Indian Journal of Urology
: 2020  |  Volume : 36  |  Issue : 2  |  Page : 142--143

Newer variants of retroaortic left renal vein

Ganesh B Sonawane, Krishna H Moorthy, Biju S Pillai 
 Department of Urology, Lourdes Hospital, Kochi, Kerala, India

Correspondence Address:
Krishna H Moorthy
Department of Urology, Lourdes Hospital, Kochi, Kerala


The left renal vein (LRV) passing behind the abdominal aorta is termed as a retroaortic LRV (RLRV) and it is a relatively uncommon condition. Since the left kidney is preferred in the setting of live donor kidney transplantation, urologists must be familiar with the anomalies of the LRV. There are four variants of RLRV mentioned in the literature. However, we came across two newer variants of RLRV in two donors for renal transplantation. Both donors underwent successful left donor nephrectomy.

How to cite this article:
Sonawane GB, Moorthy KH, Pillai BS. Newer variants of retroaortic left renal vein.Indian J Urol 2020;36:142-143

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Sonawane GB, Moorthy KH, Pillai BS. Newer variants of retroaortic left renal vein. Indian J Urol [serial online] 2020 [cited 2021 Jan 23 ];36:142-143
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It is mandatory to evaluate the renal vasculature during the pretransplant workup of a patient awaiting donor nephrectomy. Although much importance is given for identifying anatomical variations of the renal arteries, which are more common, venous anomalies are also seen in some of these donors. A retroaortic left renal vein (RLRV) is one such entity. The RLRV is a rare variant, according to the previous studies, the incidence of a retroaortic renal vein was reported to be 0.6%–3.7%.[1],[2] There are four subtypes of the RLRV which include as follows: (1) Type 1, where the RLRV joins the inferior vena cava (IVC) in the orthotopic position; (2) Type 2, where the RLRV joins the gonadal and ascending lumbar veins before joining the IVC at the level of the fourth to fifth lumber vertebral bodies; (3) Type 3 is a RLRV which consists of both anterior and RLRVs (circumaortic) before joining the IVC and (4) Type 4, where the ventral preaortic limb of the left renal vein (LRV) is obliterated and the dorsal limb persists as a RLRV, coursing obliquely and caudal behind the aorta to join the left common iliac vein.[3]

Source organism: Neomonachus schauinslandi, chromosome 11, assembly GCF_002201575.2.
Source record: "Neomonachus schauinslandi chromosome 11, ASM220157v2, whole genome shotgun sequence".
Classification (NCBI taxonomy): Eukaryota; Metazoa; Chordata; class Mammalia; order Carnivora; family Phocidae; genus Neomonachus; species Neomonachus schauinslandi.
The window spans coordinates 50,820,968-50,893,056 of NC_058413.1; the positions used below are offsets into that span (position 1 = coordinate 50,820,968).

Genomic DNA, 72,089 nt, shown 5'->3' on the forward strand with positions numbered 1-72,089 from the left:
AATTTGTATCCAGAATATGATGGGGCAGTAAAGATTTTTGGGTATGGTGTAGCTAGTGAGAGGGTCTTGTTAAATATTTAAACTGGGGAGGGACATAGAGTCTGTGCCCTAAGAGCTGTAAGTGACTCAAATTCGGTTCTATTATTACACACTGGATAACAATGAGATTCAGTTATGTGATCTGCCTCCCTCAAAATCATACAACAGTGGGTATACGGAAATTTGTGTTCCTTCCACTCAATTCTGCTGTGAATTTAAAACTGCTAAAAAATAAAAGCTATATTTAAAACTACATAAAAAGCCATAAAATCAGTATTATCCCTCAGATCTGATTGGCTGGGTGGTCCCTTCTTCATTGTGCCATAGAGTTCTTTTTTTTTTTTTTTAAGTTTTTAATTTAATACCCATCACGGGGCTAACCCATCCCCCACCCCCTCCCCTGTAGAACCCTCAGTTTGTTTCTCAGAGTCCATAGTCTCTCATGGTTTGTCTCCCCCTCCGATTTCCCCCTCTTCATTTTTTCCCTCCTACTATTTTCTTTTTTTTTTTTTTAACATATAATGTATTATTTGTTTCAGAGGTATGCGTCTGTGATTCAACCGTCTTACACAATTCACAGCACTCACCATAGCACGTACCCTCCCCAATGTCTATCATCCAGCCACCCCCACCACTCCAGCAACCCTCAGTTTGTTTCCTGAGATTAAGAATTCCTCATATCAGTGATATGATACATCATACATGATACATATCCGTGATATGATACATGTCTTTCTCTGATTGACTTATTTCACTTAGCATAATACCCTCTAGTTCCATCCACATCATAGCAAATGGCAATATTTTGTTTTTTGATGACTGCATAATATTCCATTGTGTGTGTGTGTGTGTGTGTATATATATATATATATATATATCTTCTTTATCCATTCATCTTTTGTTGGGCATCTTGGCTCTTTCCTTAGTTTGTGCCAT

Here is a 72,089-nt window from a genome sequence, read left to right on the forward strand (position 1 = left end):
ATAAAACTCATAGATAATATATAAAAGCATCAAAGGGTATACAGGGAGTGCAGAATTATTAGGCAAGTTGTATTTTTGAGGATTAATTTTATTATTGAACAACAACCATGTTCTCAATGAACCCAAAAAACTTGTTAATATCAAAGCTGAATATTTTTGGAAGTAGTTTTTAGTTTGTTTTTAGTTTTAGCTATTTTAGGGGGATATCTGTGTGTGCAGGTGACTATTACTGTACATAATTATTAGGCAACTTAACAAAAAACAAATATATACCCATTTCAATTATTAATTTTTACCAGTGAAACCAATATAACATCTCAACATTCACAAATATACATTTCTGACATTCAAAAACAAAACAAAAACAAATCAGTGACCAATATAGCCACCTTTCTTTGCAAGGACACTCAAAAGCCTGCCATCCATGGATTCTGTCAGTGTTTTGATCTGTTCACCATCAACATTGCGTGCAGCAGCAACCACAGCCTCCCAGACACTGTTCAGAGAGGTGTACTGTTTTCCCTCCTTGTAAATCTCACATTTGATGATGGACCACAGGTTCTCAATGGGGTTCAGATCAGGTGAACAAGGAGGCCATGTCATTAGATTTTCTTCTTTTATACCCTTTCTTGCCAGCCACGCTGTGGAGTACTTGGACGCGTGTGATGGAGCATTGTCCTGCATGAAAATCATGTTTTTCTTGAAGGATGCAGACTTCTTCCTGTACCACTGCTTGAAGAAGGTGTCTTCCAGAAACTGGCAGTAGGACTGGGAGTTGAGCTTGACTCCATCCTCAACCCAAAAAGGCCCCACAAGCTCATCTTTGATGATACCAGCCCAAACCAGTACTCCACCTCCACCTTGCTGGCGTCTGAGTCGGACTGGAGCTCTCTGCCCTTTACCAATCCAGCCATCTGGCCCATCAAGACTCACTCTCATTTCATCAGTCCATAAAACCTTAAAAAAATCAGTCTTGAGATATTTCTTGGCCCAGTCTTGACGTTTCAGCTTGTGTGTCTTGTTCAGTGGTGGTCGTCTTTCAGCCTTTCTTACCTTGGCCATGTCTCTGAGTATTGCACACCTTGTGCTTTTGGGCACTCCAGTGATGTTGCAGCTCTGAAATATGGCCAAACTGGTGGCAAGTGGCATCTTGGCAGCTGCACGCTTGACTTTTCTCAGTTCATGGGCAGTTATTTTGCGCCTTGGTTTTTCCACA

Although RLRV has more diagnostic significance during pretransplant workup, it has a deep association with renovascular aneurysm, varicocele, inguinal or flank pain, and hematuria. We present the radiological images of two newer variants of RLRV not mentioned in literature.

 Case Report

Forty-year-old female during donor workup showed the LRV passing caudally and bifurcating into two [Figure 1]a, one segment draining into the IVC at L4–L5 [Figure 1]b and other segment draining into the left common iliac vein [Figure 1]cThirty-three-year-old female during spousal donor workup showed the left RLRV passing caudally and bifurcating into two [Figure 2]a and [Figure 2]b, cranial segment draining into IVC at the level of L3–L4 [Figure 2]c and the caudal segment draining separately into IVC about 2 cm distally [Figure 2]d.{Figure 1}{Figure 2}


During development of the IVC there are anastomotic communications between subcardinal and supracardinal channels, which form a collar of veins encircling the aorta.[4] The ventral portion of the circumaortic collar persists as the normal LRV. If the dorsal portion of this collar persists, the LRV is posterior to the aorta, forming an RLRV. The most common urological symptom of RLRV is hematuria due to compression of the LRV between the abdominal aorta and vertebrae (posterior nutcracker phenomenon). Although four various type of RLRV have been described, the two renal vein anomalies in the two cases presented do not belong to any of these categories. Therefore, we propose Type V and VI as the two newer variants of RLRV presented in our series.{Figure 1}{Figure 2}


Two rare cases of double RLRV not mentioned in literature has been presented.

Declaration of patient consent

The authors certify that they have obtained all appropriate patient consent forms. In the form the patient(s) has/have given his/her/their consent for his/her/their images and other clinical information to be reported in the journal. The patients understand that their names and initials will not be published and due efforts will be made to conceal their identity, but anonymity cannot be guaranteed.

Financial support and sponsorship: Nil.

Conflicts of interest: There are no conflicts of interest.


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